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One of the world’s largest elephants killed by ivory poachers in Kenya

Image: Richard Moller, Tsavo Trust

Image: Richard Moller, Tsavo Trust

Dalia Ibrahim
Digital Reporter

Saturday, June 14, 2014, 7:29 PM -

The Tsavo Trust has confirmed that Sateo, Kenya's (and possibly the world's) largest elephant has died after being shot by ivory poachers using poisoned arrows. The 45-year-old elephant was one of the last surviving "great tuskers" and was considered an icon among wildlife activists. 

"The loss of such an iconic elephant is the most visible and heart-rending tip of this iceberg, this tragedy that is unfolding across the continent,” said Frank Pope of Save The Elephants in Nairobi.

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"Satao was shot dead by poisoned arrow on 30th May 2014," according to a statement from Tsavo Trust, a Kenyan non-profit organization that supports wildlife. "We spotted his carcass on 2nd June, but to avoid any potential false alarms, we first took pains to verify the carcass really was his." 

For the last 18 months, Kenya Wildlife Service (KWS) and Tsavo Trust jointly monitored Satao’s movements using aerial reconnaissance, and KWS deployed ground personnel in his known home range. But with today’s mounting poaching pressures and anti-poaching resources stretched to the limit, it proved impossible to prevent the poachers getting through the net.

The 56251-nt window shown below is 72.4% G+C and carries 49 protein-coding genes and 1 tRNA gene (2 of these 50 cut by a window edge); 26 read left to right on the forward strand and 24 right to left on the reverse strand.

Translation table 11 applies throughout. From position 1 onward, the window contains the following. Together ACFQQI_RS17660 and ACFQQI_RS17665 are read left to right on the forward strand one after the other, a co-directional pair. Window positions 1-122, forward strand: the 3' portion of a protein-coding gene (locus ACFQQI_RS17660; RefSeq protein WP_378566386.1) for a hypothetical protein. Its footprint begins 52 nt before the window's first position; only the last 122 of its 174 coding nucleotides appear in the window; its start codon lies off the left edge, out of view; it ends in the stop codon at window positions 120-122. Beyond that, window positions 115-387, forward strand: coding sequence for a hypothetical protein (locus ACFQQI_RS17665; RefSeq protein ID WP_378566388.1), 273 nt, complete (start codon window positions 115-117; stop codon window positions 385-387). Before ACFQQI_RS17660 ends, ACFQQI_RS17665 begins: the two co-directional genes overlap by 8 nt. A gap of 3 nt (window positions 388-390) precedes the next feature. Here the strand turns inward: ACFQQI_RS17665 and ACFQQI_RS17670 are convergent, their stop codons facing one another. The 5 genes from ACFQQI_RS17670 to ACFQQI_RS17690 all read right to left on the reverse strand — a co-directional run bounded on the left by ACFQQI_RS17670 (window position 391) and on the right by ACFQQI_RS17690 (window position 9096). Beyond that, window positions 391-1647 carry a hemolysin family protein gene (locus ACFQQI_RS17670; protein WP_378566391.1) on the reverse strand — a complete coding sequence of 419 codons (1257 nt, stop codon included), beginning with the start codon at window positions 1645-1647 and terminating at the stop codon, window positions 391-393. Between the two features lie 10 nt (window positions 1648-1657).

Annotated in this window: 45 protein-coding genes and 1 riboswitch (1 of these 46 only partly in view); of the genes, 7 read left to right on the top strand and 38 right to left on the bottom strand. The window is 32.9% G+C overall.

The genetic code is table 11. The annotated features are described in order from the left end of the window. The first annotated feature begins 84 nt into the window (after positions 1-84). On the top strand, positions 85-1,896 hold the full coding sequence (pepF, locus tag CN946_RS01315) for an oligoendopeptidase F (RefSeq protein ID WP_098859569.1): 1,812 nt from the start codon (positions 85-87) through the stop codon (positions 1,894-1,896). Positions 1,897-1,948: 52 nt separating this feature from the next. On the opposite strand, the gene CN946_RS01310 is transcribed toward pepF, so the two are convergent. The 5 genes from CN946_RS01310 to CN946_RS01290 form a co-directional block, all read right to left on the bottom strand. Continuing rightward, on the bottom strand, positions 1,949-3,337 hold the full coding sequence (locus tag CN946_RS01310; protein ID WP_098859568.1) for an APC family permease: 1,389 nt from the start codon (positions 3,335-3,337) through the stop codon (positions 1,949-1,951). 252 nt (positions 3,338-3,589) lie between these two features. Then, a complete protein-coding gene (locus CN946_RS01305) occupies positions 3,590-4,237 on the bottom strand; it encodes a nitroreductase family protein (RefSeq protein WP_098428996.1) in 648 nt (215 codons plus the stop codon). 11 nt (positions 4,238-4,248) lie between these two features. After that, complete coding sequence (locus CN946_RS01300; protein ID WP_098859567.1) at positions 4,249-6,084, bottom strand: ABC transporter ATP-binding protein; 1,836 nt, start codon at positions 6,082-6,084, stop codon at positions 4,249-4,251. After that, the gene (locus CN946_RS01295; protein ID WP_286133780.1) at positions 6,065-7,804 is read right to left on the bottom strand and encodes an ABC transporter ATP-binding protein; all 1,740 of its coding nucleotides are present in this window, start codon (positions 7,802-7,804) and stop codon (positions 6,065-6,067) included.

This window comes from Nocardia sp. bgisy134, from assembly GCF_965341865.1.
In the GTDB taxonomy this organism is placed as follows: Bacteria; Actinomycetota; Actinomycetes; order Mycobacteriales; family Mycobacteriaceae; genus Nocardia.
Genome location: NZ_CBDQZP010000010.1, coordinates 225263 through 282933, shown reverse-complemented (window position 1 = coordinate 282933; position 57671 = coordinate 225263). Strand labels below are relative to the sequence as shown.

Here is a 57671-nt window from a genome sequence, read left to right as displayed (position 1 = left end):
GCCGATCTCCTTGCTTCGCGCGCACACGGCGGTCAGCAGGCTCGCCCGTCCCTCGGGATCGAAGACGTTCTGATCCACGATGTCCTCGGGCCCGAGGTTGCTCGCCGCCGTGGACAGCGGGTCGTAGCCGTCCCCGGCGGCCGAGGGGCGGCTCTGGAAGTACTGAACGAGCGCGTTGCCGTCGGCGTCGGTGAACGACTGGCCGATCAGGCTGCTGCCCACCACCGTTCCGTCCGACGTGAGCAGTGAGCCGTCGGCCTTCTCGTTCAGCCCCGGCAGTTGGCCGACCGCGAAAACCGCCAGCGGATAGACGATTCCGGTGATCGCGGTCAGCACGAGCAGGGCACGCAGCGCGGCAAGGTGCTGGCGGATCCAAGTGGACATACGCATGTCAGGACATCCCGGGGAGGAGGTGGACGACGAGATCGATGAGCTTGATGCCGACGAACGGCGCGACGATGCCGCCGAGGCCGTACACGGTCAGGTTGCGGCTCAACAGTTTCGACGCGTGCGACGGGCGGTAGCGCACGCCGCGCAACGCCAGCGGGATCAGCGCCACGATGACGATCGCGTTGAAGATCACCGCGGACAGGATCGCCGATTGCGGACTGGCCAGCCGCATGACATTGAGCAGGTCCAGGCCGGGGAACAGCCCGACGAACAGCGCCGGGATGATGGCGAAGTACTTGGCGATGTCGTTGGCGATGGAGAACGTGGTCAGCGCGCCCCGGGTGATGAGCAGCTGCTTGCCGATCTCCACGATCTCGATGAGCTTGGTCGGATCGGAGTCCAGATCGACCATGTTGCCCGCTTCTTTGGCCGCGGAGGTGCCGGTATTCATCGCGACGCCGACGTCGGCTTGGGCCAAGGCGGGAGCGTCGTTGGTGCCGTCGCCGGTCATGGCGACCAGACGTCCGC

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Satao, second from the rear, in the company of his fellow Tsavo bulls (TSAVO TRUST)

Satao, second from the rear, in the company of his fellow Tsavo bulls (TSAVO TRUST)

Sateo's death further highlights the regions ongoing poaching crises. More than 20,000 elephants were poached last year in Africa where large seizures of smuggled ivory eclipsed those in Asia for the first time, international wildlife regulators said Friday. Eighty per cent of the African seizures were in Kenya, Tanzania and Uganda, three of the eight nations required to draw up plans to curb ivory smuggling, officials with the Convention on International Trade in Endangered Species of Wild Fauna and Flora (CITES) reported.

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On Friday, Former U.S. secretary of state Hillary Rodham Clinton and her daughter Chelsea are urging for further action to protect elephants from the devastating ivory trade:

With files from the Associated Press

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